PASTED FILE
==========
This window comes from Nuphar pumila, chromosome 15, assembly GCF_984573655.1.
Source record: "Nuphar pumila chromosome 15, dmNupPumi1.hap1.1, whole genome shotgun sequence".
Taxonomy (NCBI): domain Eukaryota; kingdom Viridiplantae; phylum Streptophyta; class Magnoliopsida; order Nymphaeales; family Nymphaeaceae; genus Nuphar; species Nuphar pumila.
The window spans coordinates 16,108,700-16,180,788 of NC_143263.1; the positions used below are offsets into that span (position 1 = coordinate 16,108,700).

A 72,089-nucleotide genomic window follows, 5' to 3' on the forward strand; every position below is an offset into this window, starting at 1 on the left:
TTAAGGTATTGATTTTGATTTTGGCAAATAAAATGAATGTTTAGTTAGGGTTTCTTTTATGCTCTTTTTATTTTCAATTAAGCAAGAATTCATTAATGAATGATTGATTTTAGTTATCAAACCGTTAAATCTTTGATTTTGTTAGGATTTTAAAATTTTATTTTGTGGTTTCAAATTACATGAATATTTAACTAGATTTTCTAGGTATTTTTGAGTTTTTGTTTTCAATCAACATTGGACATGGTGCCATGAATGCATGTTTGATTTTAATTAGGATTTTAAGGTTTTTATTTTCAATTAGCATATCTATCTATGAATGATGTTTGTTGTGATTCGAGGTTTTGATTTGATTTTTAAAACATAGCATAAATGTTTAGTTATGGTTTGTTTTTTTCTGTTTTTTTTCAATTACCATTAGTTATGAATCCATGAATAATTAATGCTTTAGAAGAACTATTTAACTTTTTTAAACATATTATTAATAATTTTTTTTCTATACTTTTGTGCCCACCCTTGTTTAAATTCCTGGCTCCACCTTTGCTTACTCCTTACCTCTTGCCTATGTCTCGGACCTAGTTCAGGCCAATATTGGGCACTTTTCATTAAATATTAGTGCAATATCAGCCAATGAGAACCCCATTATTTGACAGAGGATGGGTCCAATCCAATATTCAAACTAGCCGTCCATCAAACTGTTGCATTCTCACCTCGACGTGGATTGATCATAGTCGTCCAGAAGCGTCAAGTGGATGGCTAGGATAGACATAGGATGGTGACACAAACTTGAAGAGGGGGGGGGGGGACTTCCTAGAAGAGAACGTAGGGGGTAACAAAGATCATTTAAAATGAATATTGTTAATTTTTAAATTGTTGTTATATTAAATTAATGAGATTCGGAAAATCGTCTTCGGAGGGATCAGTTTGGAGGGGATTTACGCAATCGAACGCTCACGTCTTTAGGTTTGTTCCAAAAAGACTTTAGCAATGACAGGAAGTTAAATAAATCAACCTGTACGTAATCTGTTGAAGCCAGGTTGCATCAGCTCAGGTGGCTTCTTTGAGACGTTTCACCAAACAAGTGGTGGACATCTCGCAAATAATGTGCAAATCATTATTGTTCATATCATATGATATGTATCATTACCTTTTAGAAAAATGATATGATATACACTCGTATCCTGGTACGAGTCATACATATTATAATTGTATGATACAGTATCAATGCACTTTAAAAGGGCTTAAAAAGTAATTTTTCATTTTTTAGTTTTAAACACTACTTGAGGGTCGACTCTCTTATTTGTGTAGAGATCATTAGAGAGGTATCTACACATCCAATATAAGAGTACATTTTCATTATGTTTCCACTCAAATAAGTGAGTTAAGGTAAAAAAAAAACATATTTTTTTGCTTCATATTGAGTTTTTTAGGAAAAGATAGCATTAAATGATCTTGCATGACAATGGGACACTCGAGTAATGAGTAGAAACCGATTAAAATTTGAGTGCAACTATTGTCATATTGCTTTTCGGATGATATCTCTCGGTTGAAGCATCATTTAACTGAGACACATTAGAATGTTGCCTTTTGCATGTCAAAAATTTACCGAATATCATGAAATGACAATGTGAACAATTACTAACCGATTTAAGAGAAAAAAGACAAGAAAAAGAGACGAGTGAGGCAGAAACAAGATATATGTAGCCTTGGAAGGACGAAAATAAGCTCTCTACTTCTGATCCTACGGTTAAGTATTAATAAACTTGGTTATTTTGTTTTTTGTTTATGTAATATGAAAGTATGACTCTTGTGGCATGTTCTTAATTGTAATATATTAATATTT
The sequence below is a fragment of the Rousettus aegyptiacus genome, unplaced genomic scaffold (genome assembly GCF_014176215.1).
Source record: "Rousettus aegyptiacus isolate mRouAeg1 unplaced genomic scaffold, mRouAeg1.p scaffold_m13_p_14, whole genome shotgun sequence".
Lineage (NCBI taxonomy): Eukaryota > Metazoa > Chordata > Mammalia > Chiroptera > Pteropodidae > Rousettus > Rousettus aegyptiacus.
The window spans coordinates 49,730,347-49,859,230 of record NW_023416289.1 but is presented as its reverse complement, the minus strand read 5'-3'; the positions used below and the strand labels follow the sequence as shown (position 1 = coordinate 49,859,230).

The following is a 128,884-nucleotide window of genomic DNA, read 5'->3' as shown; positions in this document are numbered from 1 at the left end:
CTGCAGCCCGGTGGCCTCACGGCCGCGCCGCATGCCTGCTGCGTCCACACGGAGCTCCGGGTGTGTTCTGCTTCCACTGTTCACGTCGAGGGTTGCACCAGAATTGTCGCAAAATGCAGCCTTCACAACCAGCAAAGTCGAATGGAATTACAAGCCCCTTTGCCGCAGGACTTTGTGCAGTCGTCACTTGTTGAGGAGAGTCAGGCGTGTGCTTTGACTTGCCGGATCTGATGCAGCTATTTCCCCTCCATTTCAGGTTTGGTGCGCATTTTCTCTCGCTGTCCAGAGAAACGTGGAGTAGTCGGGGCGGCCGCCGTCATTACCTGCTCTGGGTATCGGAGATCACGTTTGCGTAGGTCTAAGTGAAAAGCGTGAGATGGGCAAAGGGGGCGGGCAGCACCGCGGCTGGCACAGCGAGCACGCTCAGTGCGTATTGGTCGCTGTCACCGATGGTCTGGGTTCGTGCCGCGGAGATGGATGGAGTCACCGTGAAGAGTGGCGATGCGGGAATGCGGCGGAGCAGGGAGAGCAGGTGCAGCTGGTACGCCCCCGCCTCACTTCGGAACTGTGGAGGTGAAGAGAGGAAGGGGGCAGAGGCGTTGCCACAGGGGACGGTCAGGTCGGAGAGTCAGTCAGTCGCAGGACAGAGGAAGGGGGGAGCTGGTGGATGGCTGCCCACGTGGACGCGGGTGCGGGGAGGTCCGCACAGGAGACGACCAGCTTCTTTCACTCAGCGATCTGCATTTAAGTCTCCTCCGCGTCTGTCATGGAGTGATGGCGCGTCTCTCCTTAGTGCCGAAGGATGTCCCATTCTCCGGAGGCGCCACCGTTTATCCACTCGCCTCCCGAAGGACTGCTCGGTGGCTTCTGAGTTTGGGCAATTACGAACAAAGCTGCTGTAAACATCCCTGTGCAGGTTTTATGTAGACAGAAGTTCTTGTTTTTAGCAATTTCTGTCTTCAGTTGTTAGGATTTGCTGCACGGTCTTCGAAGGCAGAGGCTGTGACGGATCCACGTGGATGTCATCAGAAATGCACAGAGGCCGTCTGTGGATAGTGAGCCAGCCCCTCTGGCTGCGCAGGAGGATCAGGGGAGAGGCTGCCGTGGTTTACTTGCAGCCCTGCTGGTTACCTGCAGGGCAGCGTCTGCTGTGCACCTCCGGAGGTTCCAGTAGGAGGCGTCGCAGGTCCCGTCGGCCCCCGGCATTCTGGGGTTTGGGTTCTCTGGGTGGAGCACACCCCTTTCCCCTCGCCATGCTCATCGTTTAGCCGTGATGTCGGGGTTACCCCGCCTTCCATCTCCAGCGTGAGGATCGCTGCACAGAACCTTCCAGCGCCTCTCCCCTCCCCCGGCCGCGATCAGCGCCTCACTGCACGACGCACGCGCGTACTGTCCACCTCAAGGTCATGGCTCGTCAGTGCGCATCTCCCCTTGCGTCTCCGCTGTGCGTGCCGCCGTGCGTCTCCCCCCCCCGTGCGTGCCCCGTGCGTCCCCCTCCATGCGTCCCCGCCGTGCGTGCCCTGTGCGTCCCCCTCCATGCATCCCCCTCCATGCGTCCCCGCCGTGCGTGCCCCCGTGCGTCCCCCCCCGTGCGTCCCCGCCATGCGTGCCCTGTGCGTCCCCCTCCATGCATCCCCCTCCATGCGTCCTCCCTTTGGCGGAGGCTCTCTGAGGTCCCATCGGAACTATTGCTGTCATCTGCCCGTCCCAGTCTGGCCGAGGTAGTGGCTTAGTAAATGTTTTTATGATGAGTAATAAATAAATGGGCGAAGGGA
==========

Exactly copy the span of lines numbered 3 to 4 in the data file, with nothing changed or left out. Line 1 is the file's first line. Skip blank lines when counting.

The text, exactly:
Taxonomy (NCBI): domain Eukaryota; kingdom Viridiplantae; phylum Streptophyta; class Magnoliopsida; order Nymphaeales; family Nymphaeaceae; genus Nuphar; species Nuphar pumila.
The window spans coordinates 16,108,700-16,180,788 of NC_143263.1; the positions used below are offsets into that span (position 1 = coordinate 16,108,700).